Flavorwire has published a calendar that lists an awesome literary events for every day of the year. Today, June 27, Sylvia Beach (creator of bookseller Shakespeare and Company) introduces F. Scott Fitzgerald (WHO?) to James Joyce (WHA-?) at a dinner party.
Book to movie adaptations never measure up to their paper-bound counterparts. And nor should they be. Comparing books to their movie forms always boils down to apples and oranges. And the latest film version of The Great Gatsby is one crazy bedazzled-ass orange.
Here’s the stuff I got from this movie that my AP English teacher could never get right:
1. Anachronisms, fuck yeah!
The Great Gatsby takes place in the Roaring Twenties™. Which means that Speakeasy dancers are twerking, flappers are wearing blue nailpolish, and party goers are doing the Charleston to Jay-Z’s greatest hits. The mishmash of then and now is equal parts titillating and nauseating to take in.
2. Sublety is for losers.
F. Scott Fitzgerald’s use of prose in The Great Gatsby was all about subtext. The best person to bring this nuanced tale to life was Baz Luhrmann, of course.
It wasn’t just the cinematography that is heavy handed (more on that later). The film (also co-written by Luhrmann) utilizes a framing device, flashbacks, narration, and text that literally spells things out for you on the screen. The framing device with Nick Carraway (Tobey Maguire) is the worst offender. Nick sporting a five o’clock shadow and a faux-rumpled suit as he speaks to his therapist about Gatsby is hokey and unnecessary.
3. Jumpcuts are so in.
In my post about Liz and Dick I talked about the “cinematic whiplash” I could get from short scenes and the haphazard editing that made them. I was wholly unprepared for Baz Luhrmann… well, being Baz Luhrmnan.
Not that there isn’t anything inherently wrong with his style of cinematography. It’s unique and definitely adds a flair to the lavish parties and vibrancy of New York City. What threw me off was its inconsistency. There would be long set-up shots in the Baz Luhrmann style, followed by scenes that appeared “normal.” The back-and-forth of it took me in and out of a story I really wanted to enjoy.
4. The House of Carter ain’t no Simon and Garfunkel.
At first I thought the contemporary music in Gatsby was cool. Like, Marie Antoinette cool.
Rap music is a great parallel to the jazz music of Gatsby’s time. Jazz was the popular music of that decade, originated by African Americans and co-opted by white people.
But as Jay-Z song after Jay-Z song accompanies the party scenes—no, every scene—with little attention to storytelling, it all becomes tiresome.* Not even a nod to Mrs. Carter herself with her cover of “Back to Black” and a cover of her own “Crazy in Love” can save things.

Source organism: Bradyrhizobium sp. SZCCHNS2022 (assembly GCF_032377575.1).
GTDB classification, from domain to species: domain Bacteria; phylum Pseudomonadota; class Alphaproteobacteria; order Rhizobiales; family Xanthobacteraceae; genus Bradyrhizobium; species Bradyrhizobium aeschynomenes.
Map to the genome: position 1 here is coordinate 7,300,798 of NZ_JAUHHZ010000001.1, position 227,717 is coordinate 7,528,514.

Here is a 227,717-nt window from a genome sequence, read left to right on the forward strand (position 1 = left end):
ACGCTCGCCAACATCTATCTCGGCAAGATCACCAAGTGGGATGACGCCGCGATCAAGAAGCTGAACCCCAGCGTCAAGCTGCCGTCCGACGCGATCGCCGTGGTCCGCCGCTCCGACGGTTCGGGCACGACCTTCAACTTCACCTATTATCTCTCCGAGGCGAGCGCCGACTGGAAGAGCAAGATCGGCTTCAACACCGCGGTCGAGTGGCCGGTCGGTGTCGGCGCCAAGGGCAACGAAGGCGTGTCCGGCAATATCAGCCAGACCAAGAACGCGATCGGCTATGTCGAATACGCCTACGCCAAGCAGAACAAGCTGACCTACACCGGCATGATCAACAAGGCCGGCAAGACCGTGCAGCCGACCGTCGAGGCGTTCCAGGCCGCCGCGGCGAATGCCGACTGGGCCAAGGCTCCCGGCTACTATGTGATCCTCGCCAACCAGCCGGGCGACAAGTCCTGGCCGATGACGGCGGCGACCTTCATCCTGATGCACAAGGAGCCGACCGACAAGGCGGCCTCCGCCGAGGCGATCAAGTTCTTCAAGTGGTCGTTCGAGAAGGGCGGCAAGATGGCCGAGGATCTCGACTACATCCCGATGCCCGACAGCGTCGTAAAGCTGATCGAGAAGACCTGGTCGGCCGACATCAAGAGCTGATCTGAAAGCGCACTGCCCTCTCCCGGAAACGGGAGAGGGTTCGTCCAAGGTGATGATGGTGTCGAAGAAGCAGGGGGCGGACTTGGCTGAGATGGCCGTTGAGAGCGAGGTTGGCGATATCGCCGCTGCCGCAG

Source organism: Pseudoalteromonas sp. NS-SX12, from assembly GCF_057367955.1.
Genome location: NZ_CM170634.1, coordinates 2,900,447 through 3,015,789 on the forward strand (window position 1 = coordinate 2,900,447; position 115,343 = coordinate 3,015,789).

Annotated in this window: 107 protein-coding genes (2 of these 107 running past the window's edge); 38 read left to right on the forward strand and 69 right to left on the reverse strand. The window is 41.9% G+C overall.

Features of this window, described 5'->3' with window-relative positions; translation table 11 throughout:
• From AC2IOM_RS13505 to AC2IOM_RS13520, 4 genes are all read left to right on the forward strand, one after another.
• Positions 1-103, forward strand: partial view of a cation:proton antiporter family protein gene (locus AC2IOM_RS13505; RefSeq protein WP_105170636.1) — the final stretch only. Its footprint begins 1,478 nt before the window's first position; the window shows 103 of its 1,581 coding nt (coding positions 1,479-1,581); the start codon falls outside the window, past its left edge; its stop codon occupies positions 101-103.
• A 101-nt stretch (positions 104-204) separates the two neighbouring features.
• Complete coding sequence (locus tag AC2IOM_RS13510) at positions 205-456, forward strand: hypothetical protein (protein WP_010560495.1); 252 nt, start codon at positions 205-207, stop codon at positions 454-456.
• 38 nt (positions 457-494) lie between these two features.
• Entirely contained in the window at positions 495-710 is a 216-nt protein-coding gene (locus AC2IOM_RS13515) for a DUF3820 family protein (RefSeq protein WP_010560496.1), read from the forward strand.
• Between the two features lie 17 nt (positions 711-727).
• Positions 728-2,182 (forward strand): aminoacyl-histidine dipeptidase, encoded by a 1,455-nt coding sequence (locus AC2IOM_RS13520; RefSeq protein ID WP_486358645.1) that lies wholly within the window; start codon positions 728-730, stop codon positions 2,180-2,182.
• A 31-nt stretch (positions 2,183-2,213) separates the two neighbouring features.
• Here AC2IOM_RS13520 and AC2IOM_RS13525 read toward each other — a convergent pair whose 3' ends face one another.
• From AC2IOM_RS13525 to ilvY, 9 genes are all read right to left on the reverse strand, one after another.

5. Carey Mulligan is a boss.
Daisy is a challenging character to play. In the novel, she is seen through the lens of Nick’s narrative and Gatsby’s desire. As such, she can be viewed as a spoiled brat, a survivor, and everything in between.
Carey Mulligan’s performance does all of that and then some. She’d laugh and joke with a childish voice, and then immediately take command of whatever group she’s in like the lady of the house she’s become. Mulligan’s ability to portray innocence and cynicism, fragility and strength throughout the film is awesome to see.
Bonus points go to Isla Fisher (who should have been used more) as Myrtle, Elizabeth Debicki as Jordan Baker, and Joel Edgerton as a disturbingly good-looking Tom Buchanan. With so many great actors and performances in The Great Gatsby, I’d love to see a cut of this movie that had a more streamlined edit.
*The Music Supervisor of Gatsby did a piece for The Hollywood Reporter about the song selection for the movie. While his reasoning makes sense, the translation to film is still hit-or-miss.
What’s It About: Jay Gatsby wouldn’t last a day a East Harlem.
Why: One high school class I observed is reading this book right after reading Gatsby and I like to show off to readers ages 13-17.
Thoughts:I really loved this intriguing, modern re-telling of Gatsby. Not only is this book’s Gatsby (the titular Willie Bodega) a self-made, drug-dealing, millionaire… he’s also a passionate social rights activist for the poor and forsaken of East Harlem. This makes his connection to the “new” American Dream, that of the immigrant, the zoned, the voiceless, all the more significant. And though its concept is Gatsby 101, there are enough twists and energetic storytelling to make this a thrilling page-turner.